Back in 2008, Sarah Palin infamously visited a small town and praised it for being a part of “real America.” The implication being that her country was divided between two competing factions: those who were “real” Americans and those who were “fake” Americans, and if you weren’t like Palin or her supporters, you were in the latter camp.
Erin Greenwell thinks differently. Greenwell is the writer and director of the film festival darling My Best Day, a deliciously quirky and complex comedy about the inhabitants of a small town who are celebrating Independence Day. She believes there is no such thing as a “real” or “fake” American.
“A lot of times in our country, being different is for some reason labelled ‘un-American,’” she tells Xtra.
The movie is what you would call a comedian’s comedy — there are numerous intersecting character arcs, well-defined protagonists from all walks of life, and sharp, witty dialogue. Not only that, but as an open lesbian, Greenwell says including gay characters in her work is a logical part of the creative process.
“I would always just write the characters because they were what was in my landscape of experience. I was none the wiser,” she says. “People would be like, ‘Oh my God, I can’t believe you have all these lesbian and gay characters!’ And I’d just think, ‘Oh, yeah, I forgot about that.’
“For me it’s always very natural. I never think I’m being provocative by giving a storyline to a lesbian or gay character, and, likewise, if the character is straight, they’re straight because it just appeared in my mind as that. The plot always serves the characters.”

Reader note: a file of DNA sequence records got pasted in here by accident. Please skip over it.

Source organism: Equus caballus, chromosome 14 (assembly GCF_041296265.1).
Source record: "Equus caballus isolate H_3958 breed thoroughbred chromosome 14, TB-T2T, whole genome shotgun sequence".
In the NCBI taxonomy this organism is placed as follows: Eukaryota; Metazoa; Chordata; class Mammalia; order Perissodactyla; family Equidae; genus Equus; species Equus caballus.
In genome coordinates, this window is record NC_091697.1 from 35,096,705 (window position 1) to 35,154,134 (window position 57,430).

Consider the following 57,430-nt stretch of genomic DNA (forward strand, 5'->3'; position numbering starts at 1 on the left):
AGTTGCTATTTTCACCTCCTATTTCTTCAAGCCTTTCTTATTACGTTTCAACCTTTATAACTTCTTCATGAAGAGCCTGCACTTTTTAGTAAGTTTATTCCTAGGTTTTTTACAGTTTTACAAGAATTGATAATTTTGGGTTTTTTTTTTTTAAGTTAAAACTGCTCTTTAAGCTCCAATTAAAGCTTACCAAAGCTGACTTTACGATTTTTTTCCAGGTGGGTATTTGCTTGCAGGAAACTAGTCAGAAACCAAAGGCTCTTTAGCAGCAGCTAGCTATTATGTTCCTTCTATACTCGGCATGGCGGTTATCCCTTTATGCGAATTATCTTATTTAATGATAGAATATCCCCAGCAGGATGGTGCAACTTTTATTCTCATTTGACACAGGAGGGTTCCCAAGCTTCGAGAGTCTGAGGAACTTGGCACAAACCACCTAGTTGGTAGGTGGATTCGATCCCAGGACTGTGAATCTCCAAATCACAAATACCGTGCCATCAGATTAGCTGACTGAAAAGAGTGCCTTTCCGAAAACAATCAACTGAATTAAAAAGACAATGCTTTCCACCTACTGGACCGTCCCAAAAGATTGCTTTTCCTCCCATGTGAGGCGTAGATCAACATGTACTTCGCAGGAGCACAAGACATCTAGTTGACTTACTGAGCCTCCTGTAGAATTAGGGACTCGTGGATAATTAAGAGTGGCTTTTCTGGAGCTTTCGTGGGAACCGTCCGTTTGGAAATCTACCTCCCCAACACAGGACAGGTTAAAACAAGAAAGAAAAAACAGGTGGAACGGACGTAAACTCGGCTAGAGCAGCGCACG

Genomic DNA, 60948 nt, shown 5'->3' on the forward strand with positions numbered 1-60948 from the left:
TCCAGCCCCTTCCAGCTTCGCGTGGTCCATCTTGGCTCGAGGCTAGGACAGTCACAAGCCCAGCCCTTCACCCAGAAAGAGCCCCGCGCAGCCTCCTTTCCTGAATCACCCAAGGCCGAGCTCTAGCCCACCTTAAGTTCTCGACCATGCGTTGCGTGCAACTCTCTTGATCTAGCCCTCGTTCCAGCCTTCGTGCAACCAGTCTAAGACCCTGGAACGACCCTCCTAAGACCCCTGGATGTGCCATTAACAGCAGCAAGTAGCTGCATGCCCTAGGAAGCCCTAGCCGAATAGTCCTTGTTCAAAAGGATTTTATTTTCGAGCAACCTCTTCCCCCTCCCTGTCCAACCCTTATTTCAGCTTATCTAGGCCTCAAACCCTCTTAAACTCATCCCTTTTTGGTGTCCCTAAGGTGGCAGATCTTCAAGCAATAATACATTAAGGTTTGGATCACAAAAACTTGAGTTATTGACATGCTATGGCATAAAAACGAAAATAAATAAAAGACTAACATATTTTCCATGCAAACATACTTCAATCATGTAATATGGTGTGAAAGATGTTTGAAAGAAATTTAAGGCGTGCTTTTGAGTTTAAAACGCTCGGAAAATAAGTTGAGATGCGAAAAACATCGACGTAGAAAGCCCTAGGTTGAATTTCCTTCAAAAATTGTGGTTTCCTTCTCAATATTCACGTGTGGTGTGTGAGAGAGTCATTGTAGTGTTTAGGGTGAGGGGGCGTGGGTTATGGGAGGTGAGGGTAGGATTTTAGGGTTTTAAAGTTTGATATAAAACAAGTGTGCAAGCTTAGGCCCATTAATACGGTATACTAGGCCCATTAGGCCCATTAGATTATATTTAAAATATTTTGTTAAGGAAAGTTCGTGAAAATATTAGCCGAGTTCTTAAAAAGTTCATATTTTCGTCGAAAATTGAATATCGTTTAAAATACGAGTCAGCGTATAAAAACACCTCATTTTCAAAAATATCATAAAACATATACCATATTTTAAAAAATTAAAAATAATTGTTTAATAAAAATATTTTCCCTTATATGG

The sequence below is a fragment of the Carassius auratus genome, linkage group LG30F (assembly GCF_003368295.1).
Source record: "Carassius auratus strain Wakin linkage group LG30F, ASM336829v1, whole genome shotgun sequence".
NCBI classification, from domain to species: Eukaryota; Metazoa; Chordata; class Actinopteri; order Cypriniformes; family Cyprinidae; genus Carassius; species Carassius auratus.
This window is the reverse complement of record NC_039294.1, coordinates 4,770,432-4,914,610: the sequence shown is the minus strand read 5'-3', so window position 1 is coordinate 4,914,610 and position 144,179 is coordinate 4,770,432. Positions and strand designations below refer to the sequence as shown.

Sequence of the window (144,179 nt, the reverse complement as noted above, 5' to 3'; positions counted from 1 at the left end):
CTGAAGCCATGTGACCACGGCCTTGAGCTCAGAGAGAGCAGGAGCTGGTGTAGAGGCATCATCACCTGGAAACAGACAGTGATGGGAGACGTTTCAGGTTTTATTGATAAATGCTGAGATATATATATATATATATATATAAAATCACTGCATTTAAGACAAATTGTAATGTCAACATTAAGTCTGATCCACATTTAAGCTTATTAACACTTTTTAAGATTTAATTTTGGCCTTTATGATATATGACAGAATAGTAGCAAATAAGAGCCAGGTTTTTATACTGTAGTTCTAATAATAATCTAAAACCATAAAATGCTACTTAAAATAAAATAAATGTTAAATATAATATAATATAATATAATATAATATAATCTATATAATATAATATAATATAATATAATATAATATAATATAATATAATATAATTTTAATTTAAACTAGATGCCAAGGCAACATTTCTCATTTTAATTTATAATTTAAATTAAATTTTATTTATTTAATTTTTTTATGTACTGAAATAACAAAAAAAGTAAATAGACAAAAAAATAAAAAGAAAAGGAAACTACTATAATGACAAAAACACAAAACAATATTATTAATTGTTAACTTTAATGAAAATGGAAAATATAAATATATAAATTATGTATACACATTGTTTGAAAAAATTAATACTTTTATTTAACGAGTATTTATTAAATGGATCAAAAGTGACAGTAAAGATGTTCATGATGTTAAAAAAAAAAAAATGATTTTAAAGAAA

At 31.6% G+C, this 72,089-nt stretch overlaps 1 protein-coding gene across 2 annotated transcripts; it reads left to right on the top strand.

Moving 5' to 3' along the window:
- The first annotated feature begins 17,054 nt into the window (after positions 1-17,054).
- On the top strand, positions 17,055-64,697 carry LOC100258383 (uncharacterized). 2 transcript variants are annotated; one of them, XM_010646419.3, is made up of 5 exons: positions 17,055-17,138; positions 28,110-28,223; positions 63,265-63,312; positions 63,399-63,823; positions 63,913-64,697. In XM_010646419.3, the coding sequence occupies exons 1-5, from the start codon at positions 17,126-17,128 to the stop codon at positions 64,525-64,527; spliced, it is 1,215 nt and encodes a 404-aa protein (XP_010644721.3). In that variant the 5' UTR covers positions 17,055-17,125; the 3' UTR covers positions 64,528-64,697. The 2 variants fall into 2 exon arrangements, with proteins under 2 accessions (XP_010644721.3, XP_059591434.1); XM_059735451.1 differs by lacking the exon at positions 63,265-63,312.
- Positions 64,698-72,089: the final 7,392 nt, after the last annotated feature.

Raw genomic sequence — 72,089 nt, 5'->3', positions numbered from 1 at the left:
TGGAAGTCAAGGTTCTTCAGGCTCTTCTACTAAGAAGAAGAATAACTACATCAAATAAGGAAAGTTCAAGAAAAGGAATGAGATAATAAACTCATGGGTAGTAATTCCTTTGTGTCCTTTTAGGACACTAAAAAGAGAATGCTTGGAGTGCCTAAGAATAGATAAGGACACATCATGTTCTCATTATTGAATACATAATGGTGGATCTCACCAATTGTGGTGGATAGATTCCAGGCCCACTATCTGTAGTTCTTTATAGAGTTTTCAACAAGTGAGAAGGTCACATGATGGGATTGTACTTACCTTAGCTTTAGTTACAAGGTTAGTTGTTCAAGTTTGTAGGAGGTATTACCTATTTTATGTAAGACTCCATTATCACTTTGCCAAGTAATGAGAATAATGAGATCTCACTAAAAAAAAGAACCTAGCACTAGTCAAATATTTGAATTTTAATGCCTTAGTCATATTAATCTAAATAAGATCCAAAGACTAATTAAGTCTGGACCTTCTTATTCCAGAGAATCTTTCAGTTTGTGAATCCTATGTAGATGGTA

One of the strongest elements of My Best Day is the juxtaposition of openly gay and lesbian characters with classic Americana imagery. For Greenwood, the image of motorcycle-riding lesbians alongside waving flags was a serendipitous, but welcome, part of filming.
“That was accidental, but after a while it was like, we couldn’t not have an American flag in the shot,” she says with a laugh. “It felt like a magical, Zen thing. It was incredible. [My Best Day takes place] on the Fourth of July, so we wanted to make sure you could tell it was the Fourth of July. But ironically, there were flags everywhere. They just kept showing up in the shot. It was a nice reminder that we all deserve to be American.”
As a small-town girl herself, Greenwell knows all too well that the rural parts of America are home to more than just heteronormative WASPs. “I came from the Midwest, and of course, a small town has gay people and a small town has people of colour. So to me, it was exciting to see people who weren’t stereotypically American,” she says. “They’re usually not given visibility in that setting.”
But her proudest moment touring with My Best Day was when a member of the Sundance Film Festival described her movie as “subversive and sunny.”
“To me, that’s why I write comedy,” Greenwell says. “You can make something subversive while not shutting out the person you’re trying to get in on the discussion. It’s funny, but it’s not alienating anyone. I’m someone who doesn’t want to take comedy too seriously, but it’s a lot of fun when you can knock out some political issues and make people laugh about it.”